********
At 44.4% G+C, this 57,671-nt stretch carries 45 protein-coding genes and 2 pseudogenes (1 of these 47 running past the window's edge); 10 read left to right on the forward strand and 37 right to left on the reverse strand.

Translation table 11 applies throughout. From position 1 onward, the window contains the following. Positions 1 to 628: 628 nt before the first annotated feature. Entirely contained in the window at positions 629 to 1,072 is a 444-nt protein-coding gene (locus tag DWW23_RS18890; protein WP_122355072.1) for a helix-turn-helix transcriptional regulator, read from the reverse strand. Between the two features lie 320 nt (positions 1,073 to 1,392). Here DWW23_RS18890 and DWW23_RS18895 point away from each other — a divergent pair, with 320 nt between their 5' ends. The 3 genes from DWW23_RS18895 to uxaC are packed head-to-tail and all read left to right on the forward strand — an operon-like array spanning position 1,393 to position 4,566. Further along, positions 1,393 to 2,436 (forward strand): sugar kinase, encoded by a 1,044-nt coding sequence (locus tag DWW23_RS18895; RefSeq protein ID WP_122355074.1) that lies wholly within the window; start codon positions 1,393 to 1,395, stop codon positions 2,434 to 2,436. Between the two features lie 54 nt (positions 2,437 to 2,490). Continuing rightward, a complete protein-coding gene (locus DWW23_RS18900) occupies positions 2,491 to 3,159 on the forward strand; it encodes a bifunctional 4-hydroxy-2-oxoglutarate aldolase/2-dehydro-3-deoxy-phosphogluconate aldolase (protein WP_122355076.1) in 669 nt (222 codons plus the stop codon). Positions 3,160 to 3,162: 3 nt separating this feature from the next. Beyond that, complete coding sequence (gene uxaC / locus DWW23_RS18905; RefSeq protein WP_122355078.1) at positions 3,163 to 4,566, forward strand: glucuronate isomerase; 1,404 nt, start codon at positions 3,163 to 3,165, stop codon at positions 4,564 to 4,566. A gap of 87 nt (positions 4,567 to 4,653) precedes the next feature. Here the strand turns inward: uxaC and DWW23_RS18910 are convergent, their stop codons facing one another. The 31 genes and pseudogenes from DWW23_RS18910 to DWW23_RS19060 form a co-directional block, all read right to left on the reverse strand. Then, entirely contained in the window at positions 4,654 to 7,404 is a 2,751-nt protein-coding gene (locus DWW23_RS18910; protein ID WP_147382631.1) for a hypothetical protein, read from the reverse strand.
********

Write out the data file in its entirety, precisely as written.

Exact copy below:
At 44.4% G+C, this 57,671-nt stretch carries 45 protein-coding genes and 2 pseudogenes (1 of these 47 running past the window's edge); 10 read left to right on the forward strand and 37 right to left on the reverse strand.

Translation table 11 applies throughout. From position 1 onward, the window contains the following. Positions 1 to 628: 628 nt before the first annotated feature. Entirely contained in the window at positions 629 to 1,072 is a 444-nt protein-coding gene (locus tag DWW23_RS18890; protein WP_122355072.1) for a helix-turn-helix transcriptional regulator, read from the reverse strand. Between the two features lie 320 nt (positions 1,073 to 1,392). Here DWW23_RS18890 and DWW23_RS18895 point away from each other — a divergent pair, with 320 nt between their 5' ends. The 3 genes from DWW23_RS18895 to uxaC are packed head-to-tail and all read left to right on the forward strand — an operon-like array spanning position 1,393 to position 4,566. Further along, positions 1,393 to 2,436 (forward strand): sugar kinase, encoded by a 1,044-nt coding sequence (locus tag DWW23_RS18895; RefSeq protein ID WP_122355074.1) that lies wholly within the window; start codon positions 1,393 to 1,395, stop codon positions 2,434 to 2,436. Between the two features lie 54 nt (positions 2,437 to 2,490). Continuing rightward, a complete protein-coding gene (locus DWW23_RS18900) occupies positions 2,491 to 3,159 on the forward strand; it encodes a bifunctional 4-hydroxy-2-oxoglutarate aldolase/2-dehydro-3-deoxy-phosphogluconate aldolase (protein WP_122355076.1) in 669 nt (222 codons plus the stop codon). Positions 3,160 to 3,162: 3 nt separating this feature from the next. Beyond that, complete coding sequence (gene uxaC / locus DWW23_RS18905; RefSeq protein WP_122355078.1) at positions 3,163 to 4,566, forward strand: glucuronate isomerase; 1,404 nt, start codon at positions 3,163 to 3,165, stop codon at positions 4,564 to 4,566. A gap of 87 nt (positions 4,567 to 4,653) precedes the next feature. Here the strand turns inward: uxaC and DWW23_RS18910 are convergent, their stop codons facing one another. The 31 genes and pseudogenes from DWW23_RS18910 to DWW23_RS19060 form a co-directional block, all read right to left on the reverse strand. Then, entirely contained in the window at positions 4,654 to 7,404 is a 2,751-nt protein-coding gene (locus DWW23_RS18910; protein ID WP_147382631.1) for a hypothetical protein, read from the reverse strand.